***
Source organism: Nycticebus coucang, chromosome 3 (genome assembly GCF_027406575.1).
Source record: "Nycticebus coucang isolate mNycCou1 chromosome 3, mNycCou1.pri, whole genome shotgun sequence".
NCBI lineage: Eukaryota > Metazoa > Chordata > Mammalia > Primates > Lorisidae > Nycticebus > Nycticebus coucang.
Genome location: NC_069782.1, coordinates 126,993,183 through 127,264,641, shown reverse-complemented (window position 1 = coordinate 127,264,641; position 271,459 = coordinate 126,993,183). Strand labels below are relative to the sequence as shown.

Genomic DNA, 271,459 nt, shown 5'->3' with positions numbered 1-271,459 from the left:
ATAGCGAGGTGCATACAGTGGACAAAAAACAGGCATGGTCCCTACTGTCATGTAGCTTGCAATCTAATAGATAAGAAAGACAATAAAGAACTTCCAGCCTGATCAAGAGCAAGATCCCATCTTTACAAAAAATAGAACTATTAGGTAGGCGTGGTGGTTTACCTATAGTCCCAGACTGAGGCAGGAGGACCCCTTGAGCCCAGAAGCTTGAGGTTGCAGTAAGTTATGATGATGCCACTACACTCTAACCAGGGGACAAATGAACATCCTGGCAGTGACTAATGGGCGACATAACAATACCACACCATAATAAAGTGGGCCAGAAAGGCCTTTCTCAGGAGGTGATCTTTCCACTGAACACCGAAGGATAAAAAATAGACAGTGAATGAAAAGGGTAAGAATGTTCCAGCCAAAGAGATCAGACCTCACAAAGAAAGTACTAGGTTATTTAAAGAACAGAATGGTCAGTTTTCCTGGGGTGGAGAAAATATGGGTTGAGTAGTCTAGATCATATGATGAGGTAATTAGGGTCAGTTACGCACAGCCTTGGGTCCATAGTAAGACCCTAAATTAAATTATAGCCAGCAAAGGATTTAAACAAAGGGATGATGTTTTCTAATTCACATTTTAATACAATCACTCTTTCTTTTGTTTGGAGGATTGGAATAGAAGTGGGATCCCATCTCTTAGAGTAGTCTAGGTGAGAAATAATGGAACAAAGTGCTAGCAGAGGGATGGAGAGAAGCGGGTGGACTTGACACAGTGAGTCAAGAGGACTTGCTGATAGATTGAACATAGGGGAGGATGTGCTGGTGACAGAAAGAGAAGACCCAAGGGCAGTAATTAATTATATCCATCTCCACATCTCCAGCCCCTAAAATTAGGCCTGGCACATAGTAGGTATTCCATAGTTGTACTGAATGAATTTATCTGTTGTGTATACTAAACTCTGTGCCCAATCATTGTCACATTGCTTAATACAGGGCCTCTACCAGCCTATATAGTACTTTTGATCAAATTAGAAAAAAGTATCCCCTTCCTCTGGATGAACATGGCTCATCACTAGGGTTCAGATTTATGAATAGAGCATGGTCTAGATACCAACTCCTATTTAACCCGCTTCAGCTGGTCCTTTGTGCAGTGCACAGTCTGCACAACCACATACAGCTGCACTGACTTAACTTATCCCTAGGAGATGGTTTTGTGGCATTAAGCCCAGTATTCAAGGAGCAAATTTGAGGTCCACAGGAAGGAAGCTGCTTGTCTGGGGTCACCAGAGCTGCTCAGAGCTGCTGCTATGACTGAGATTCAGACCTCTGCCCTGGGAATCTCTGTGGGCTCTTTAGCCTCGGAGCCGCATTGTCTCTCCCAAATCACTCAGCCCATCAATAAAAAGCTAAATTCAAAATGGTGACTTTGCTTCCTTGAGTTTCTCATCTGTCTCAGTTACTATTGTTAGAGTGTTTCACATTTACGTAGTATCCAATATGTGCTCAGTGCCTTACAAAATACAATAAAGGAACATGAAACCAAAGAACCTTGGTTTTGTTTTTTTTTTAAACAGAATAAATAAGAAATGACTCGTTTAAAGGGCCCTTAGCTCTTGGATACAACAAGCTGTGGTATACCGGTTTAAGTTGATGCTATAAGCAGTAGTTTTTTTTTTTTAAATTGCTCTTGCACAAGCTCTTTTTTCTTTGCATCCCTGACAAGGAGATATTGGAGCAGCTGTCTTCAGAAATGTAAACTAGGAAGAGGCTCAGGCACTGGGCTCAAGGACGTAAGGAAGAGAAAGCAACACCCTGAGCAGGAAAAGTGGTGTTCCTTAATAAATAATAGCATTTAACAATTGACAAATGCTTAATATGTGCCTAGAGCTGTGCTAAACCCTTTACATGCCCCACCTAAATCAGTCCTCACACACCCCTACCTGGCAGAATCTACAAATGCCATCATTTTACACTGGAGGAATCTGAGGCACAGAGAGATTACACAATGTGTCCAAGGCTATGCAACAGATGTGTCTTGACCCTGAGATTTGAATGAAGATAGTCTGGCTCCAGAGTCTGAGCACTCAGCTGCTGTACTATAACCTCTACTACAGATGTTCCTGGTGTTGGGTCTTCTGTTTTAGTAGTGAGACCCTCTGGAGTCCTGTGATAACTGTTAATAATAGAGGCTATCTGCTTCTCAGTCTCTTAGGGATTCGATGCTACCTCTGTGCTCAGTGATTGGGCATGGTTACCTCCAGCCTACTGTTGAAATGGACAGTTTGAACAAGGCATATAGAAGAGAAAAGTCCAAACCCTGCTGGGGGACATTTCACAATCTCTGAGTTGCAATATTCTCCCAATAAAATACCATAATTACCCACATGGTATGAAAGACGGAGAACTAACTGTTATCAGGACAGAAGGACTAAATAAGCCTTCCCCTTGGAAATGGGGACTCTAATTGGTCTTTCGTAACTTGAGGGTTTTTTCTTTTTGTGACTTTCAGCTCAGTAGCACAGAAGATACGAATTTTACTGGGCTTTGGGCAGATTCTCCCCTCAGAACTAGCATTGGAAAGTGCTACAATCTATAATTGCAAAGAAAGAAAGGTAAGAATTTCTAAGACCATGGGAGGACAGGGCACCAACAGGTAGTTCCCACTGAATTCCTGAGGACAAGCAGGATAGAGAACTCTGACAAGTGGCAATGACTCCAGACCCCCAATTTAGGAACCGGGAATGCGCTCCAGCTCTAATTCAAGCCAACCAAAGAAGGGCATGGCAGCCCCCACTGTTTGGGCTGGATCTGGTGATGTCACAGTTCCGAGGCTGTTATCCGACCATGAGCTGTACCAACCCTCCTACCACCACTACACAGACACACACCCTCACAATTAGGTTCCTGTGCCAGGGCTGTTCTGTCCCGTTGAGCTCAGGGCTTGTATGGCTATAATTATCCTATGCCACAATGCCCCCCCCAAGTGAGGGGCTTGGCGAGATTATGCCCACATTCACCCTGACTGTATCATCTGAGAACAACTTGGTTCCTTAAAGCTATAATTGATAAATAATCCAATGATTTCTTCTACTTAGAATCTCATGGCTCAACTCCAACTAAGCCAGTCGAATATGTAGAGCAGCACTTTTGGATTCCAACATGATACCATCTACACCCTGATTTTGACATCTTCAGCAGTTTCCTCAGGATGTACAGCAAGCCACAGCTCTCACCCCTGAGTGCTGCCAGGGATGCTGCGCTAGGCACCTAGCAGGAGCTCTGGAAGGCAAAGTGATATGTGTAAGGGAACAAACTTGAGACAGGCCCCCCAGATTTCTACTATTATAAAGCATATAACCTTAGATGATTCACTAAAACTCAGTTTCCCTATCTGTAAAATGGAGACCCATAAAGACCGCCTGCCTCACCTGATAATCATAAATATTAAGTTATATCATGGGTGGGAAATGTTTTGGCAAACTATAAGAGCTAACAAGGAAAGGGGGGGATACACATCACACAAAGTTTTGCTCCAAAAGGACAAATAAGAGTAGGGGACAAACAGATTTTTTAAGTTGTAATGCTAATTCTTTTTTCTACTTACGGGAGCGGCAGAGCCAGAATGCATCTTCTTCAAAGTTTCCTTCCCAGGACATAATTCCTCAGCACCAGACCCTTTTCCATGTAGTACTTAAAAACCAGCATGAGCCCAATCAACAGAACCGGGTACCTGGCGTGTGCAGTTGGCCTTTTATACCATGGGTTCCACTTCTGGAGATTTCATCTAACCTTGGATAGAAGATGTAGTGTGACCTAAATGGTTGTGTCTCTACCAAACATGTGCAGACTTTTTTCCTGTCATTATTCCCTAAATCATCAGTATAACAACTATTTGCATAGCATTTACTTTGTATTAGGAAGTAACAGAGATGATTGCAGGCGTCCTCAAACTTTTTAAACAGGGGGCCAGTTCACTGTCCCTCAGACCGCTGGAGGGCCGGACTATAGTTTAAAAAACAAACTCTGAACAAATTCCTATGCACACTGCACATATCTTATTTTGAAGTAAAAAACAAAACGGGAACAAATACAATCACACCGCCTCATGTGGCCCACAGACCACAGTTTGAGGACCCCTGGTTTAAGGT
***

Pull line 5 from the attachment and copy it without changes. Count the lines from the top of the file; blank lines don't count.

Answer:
Genomic DNA, 271,459 nt, shown 5'->3' with positions numbered 1-271,459 from the left: